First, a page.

If I Live With Someone Who Has COVID-19, Am I Bound to Get It Too?

The short answer from a family medicine physician

Q: My roommate tested positive for COVID-19. Does that mean I will get the virus too?

A: It’s not 100% guaranteed that just because one person in the household gets the virus that everybody else is going to. That doesn’t mean it can’t or won’t happen, but it’s not universal that everybody is going to get sick when COVID-19 is in your house.

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However I do think it comes down to basic conscientiousness. I think people who are observing appropriate protection measures outside of their home are also probably doing the same at home, especially if someone is already sick. These are things like washing your hands, wearing a mask and being aware of physical distance (like not talking right in someone’s face). It’s also important to clean high-touch surfaces with disinfectants and limit physical (not emotional) interaction with the person who is sick.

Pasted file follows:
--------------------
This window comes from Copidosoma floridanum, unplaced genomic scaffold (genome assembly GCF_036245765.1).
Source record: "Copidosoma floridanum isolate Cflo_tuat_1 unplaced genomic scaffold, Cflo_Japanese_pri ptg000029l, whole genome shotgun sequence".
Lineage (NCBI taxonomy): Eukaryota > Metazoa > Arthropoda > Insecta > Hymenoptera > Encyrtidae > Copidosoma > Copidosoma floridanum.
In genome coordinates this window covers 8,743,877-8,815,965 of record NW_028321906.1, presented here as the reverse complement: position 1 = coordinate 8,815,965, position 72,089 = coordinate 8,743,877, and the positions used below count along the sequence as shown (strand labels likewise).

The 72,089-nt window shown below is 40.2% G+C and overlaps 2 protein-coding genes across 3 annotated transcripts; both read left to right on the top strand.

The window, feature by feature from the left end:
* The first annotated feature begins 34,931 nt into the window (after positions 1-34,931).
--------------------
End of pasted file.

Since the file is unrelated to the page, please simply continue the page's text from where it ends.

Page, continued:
If somebody in your house does test positive for the virus, we encourage them to stay in a separate room and use a different bathroom if they can, but we also know that not everybody’s household is set up for that. In those cases, do your best to stay away from the person who is sick and everyone should wear a face mask when they interact.

It’s also worth noting that if someone in your household tests positive for COVID-19 (or is suspected to have it), to make sure that vulnerable and high-risk house members avoid caring for whoever is sick. Everyone in the home should also quarantine (even if you don’t have symptoms) to avoid spreading the virus to school, work or the store.

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— Family medicine physician Donald Ford, MD, MBA.

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